It was going to happen eventually. Woolworths [ASX:WOW] had to reveal results of their terrible trading period last year. But, on a positive note, the losses were in line with guidance.
Woolworths posted a net loss of $972.7 million for the first half of FY16. The biggest contributor to Woolworths’ poor performance was their home improvement division. Woolworths-owned Masters posted an earnings loss of $137.9 million.
Part owner in the Masters business, Lowe’s, has triggered an option to sell their 33.3% share to Woolworths. The transfer of shares will cost Woolworths an additional $70–80 million in restructuring costs.
Woolworths told shareholders early this year that exiting the ailing business was in process.
Woolworths will most likely try to sell off Masters, or they’ll be forced to close the struggling chain down altogether. Masters was expected to rival Wesfarmers’ [ASX:WES] Bunnings. Yet it seems Woolworths should stick to what it does best.
Liquor is one business that Woolworths dominates in. Dan Murphy’s, owned by Woolworths, has a commanding dominance over the market. Out of the top 10 liquor retailers, Dan Murphy’s is the clear winner. In any given week, 1.2 million Australians (26.3% of total alcohol buyers) shop at Dan Murphy’s. And each other these shoppers spends, on average, $67.
The next best retailer is BWS, also owned by Woolworths. BWS captures 17.9% of the market, spending $48 on average. You would think with Woolworths’ clear market presence that liquor earnings would be through the roof.
The reality is actually much different. Woolworths’ Australian Food, Liquor and Petrol EBIT have actually dropped. Earnings for just food and liquor have remained somewhat unchanged, increasing only 0.7%.
There are a lot of changes that need to happen. Woolworths hasn’t been able to compete with rival Wesfarmers recently. But it will hope the new CEO, Brad Banducci, can turn things around. Banducci has come into the role at what seems like the worst possible time.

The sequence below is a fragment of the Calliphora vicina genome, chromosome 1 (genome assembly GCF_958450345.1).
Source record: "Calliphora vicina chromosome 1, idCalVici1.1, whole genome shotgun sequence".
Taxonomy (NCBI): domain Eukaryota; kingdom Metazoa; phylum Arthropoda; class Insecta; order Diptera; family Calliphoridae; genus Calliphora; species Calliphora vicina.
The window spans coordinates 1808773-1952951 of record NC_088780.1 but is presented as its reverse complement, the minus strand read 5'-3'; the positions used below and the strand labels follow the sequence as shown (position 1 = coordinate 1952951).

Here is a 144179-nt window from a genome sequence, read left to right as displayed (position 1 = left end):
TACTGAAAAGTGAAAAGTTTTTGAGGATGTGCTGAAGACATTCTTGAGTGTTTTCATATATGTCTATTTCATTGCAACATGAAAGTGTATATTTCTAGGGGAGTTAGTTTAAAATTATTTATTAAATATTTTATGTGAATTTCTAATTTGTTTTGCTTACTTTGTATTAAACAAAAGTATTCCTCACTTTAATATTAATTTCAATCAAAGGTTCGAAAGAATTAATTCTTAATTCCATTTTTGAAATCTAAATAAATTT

However, there is an opportunity to pull one of the biggest turnarounds in Woolworths’ history. As of right now, any change may help the big retailer get back on top. Banducci previously ran Woolworths’ liquor operation.
He also took control of the food business in February, following a slump in sales and earnings. It could be said that Woolworths regards him as something of a ‘fixer’.
Woolworths’ chairman, Gordon Cairns, explains:
‘Brad has been at Woolworths for five years during which time he led Dan Murphy’s to become one of Australia’s great retailers. For the last 12 months he has been leading the turnaround of our supermarkets business.’
‘There is a lot of hard work ahead of us but we are very clear on our priorities and are confident we have the leadership team to get us there.’
Dividends will be fully franked, dropping 34.3% to 44 cents per share. It’s a long road ahead for Woolworths, but if shareholders trust in management they may be able to get it done. ‘We are rebuilding the Woolworths business. While we have made progress, it will be a three to five year journey and there is much to do,’ Cairns said.
A long road ahead for Woolworths, then…
Junior Analyst, Money Morning
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